Waco farmers market continues to operate

The Waco Downtown Farmers Market features 60 plus from all around the greater Waco area and has continued to sell their products in a modified way to adhere to social distancing standards. Brittney Matthews | Multimedia Editor

By Lucy Ruscitto | Staff Writer

The closure and disruptions of shops, businesses and events across the country in accordance with the pandemic has affected many of the consumers of local establishments. However, the Waco Downtown Farmers Market continues to operate in a modified way.

This farmers market has been in functioning for more than eight years, starting by the river with a few nearby vendors, versus today’s 60 plus from all around the greater Waco area.

Due to COVID-19, the market had to make some immediate changes in late March if they wanted to remain open.

“We are currently functioning as a grocery store only, meaning no food prepared on site, no eating tables, no musicians, etcetera,” Kaitlyn Breedlove, market assistant of the Waco Downtown Farmers Market, said. “We encourage customers to be as quick and efficient as possible while at market and minimize any socializing or congregating in the aisles.”

Amongst these modifications, Breedlove said the market recommends customers to preorder from market vendors if possible and to utilize options for delivery.

“We have shortened our hours from 9 a.m. to 12 p.m., normally we are open from 9 a.m. to 1 p.m., and have set up a number of safety and sanitation guidelines for our vendors to follow,” Breedlove said.

The market has also put sanitation and safety rules necessitated for vendors, and more of these regulations can be found on the Waco Downtown Farmers Market’s Facebook page.

Despite the market’s sticking around throughout the crisis, Breedlove said some vendors have still had their fair share of hardship.

“There have obviously been decreases in traffic and sales since COVID-19, which has been hard for a lot of our vendors,” Breedlove said. “Often confronted with no outlet for harvested produce, farmers have lost more than time and money, and food waste remains a significant effect of the pandemic.”

Optimistically, some sellers have had a spike in sales greater than ever before.

“A number of our vendors, especially our meat and produce suppliers, have had some of their highest sales over the past month,” Breedlove said. “Amid all the current uncertainty, I think there is a growing desire to buy local, buy direct, and [customers] are eager to find the healthiest and most nutritional options out there.”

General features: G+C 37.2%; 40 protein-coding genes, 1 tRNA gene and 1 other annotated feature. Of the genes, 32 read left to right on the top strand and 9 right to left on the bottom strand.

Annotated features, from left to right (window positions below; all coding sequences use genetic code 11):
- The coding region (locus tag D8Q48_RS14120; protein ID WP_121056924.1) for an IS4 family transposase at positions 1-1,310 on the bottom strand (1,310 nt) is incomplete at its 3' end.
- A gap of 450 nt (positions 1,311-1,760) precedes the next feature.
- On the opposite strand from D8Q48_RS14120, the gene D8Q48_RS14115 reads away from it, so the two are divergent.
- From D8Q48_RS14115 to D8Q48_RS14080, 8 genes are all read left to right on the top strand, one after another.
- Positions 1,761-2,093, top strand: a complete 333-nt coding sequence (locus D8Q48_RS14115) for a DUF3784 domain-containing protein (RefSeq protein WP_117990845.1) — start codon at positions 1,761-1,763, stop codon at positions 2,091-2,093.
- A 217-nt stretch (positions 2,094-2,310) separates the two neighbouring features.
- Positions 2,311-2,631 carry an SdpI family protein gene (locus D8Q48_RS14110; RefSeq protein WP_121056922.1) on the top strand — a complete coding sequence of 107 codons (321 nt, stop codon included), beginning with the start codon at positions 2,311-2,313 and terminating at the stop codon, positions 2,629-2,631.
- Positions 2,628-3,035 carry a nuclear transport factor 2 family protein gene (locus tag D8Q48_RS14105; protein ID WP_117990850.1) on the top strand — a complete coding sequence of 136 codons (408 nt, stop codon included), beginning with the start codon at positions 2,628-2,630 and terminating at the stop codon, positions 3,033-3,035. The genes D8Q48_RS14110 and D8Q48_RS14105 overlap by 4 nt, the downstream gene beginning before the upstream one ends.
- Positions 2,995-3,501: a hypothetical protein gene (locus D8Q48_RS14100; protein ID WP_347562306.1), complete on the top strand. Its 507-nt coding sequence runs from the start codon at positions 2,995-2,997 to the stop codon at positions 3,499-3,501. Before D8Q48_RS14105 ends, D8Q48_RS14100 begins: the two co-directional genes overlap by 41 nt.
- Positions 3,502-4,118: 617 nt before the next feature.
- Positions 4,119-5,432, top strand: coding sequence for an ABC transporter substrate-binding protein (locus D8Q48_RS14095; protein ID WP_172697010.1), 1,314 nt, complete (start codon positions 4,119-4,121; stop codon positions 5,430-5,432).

Now more than ever, verified health and safe options are vital to everyone’s health, according to Brookings Institution.

“With food insecurity heightened, the agricultural food supply chain at risk, and local economies devastated by businesses closures, farmers markets can fill a critical health and economic gap,” the Washington, DC-based nonprofit public policy organization said.

This firsthand buying experience is what constantly brings market-goers to the parking lot on the corner of Austin and Washington Avenue.

“On average, food at a grocery store travels 1,500 miles from its harvest or production location to the shelf. Beyond the hidden ecological and economic costs of this monoculture production and transportation, produce shipped over distance is also less healthy,” Breedlove said. “Produce sold at market was typically picked the day before and has been in contact with a minimal number of people.”

Thankfully, Waco has allowed these vendors to continue to flourish.

“While the pandemic has certainly brought difficulties, we’re grateful for the support the community has offered to our vendors and proud to play a role in maintaining safe access to quality food,” Breedlove said.

Previous customers and members of both the Waco and Baylor community appreciate the market, and are grateful for its upkeep.

“Waco is very different than what I’m used to at home in Southern California, so it was nice to be able to do something fun on Saturday mornings. While I was there I noticed a lot of Baylor students there too and everyone seemed to really enjoy it,” San Juan Capistrano, Calif., freshman Grace Hanlon said.

Breedlove wants new Wacoans and Baylor Bears and longstanding residents of the area to continue to support these vendors, to keep their businesses alive and to stay safer than they would in a regular supermarket.

“The market also offers a wonderful opportunity to participate in the community of Waco and to forge connections between the university and city,” Breedlove said. “Plus, during these times the market is also a safer place to shop in terms of environment — it’s an open air venue with strict sanitation requirements.”

She said that the Waco community continues to attend the Waco Downtown Farmers Market in order to aid to sellers and be smarter and robust consumers.

“Now more than ever we need to support local businesses, and the market offers a fantastic opportunity to do that,” Breedlove said. “The small businesses in our community have responded in remarkable ways to the challenges of COVID-19, and their determination to make food accessible to the community is a reminder of how important our support is in turn.”